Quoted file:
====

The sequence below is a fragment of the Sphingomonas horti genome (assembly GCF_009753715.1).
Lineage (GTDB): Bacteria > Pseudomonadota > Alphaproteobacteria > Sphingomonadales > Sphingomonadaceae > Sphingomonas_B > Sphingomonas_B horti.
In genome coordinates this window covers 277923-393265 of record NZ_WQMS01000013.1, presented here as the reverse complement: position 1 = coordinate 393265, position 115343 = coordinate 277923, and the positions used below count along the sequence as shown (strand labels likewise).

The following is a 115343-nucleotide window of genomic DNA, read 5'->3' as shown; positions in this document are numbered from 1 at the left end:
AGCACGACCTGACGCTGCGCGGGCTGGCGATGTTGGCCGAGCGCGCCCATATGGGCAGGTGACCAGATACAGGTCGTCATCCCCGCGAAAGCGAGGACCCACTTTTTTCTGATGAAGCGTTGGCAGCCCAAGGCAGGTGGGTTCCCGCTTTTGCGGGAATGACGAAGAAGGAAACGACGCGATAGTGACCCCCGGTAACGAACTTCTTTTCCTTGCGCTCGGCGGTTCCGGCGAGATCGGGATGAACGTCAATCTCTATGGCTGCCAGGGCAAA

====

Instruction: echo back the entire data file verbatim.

The sequence below is a fragment of the Sphingomonas horti genome (assembly GCF_009753715.1).
Lineage (GTDB): Bacteria > Pseudomonadota > Alphaproteobacteria > Sphingomonadales > Sphingomonadaceae > Sphingomonas_B > Sphingomonas_B horti.
In genome coordinates this window covers 277923-393265 of record NZ_WQMS01000013.1, presented here as the reverse complement: position 1 = coordinate 393265, position 115343 = coordinate 277923, and the positions used below count along the sequence as shown (strand labels likewise).

The following is a 115343-nucleotide window of genomic DNA, read 5'->3' as shown; positions in this document are numbered from 1 at the left end:
AGCACGACCTGACGCTGCGCGGGCTGGCGATGTTGGCCGAGCGCGCCCATATGGGCAGGTGACCAGATACAGGTCGTCATCCCCGCGAAAGCGAGGACCCACTTTTTTCTGATGAAGCGTTGGCAGCCCAAGGCAGGTGGGTTCCCGCTTTTGCGGGAATGACGAAGAAGGAAACGACGCGATAGTGACCCCCGGTAACGAACTTCTTTTCCTTGCGCTCGGCGGTTCCGGCGAGATCGGGATGAACGTCAATCTCTATGGCTGCCAGGGCAAA